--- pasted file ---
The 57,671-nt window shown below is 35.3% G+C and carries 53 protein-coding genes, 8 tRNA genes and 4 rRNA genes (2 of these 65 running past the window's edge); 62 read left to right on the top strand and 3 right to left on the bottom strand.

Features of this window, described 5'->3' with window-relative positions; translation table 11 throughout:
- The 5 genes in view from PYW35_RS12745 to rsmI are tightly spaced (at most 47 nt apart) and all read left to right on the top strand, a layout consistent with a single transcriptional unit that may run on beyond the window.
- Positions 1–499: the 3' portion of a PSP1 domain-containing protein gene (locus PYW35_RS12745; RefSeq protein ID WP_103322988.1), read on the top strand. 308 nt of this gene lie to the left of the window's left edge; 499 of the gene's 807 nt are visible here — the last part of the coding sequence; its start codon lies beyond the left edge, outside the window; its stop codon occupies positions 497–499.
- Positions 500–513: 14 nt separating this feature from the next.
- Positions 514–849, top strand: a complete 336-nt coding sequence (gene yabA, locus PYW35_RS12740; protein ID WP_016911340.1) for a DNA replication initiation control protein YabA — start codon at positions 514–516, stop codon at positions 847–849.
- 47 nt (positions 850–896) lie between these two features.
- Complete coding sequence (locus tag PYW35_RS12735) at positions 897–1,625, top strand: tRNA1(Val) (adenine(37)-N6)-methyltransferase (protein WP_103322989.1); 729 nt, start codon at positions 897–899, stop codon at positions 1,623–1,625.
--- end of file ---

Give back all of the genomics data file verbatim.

The 57,671-nt window shown below is 35.3% G+C and carries 53 protein-coding genes, 8 tRNA genes and 4 rRNA genes (2 of these 65 running past the window's edge); 62 read left to right on the top strand and 3 right to left on the bottom strand.

Features of this window, described 5'->3' with window-relative positions; translation table 11 throughout:
- The 5 genes in view from PYW35_RS12745 to rsmI are tightly spaced (at most 47 nt apart) and all read left to right on the top strand, a layout consistent with a single transcriptional unit that may run on beyond the window.
- Positions 1–499: the 3' portion of a PSP1 domain-containing protein gene (locus PYW35_RS12745; RefSeq protein ID WP_103322988.1), read on the top strand. 308 nt of this gene lie to the left of the window's left edge; 499 of the gene's 807 nt are visible here — the last part of the coding sequence; its start codon lies beyond the left edge, outside the window; its stop codon occupies positions 497–499.
- Positions 500–513: 14 nt separating this feature from the next.
- Positions 514–849, top strand: a complete 336-nt coding sequence (gene yabA, locus PYW35_RS12740; protein ID WP_016911340.1) for a DNA replication initiation control protein YabA — start codon at positions 514–516, stop codon at positions 847–849.
- 47 nt (positions 850–896) lie between these two features.
- Complete coding sequence (locus tag PYW35_RS12735) at positions 897–1,625, top strand: tRNA1(Val) (adenine(37)-N6)-methyltransferase (protein WP_103322989.1); 729 nt, start codon at positions 897–899, stop codon at positions 1,623–1,625.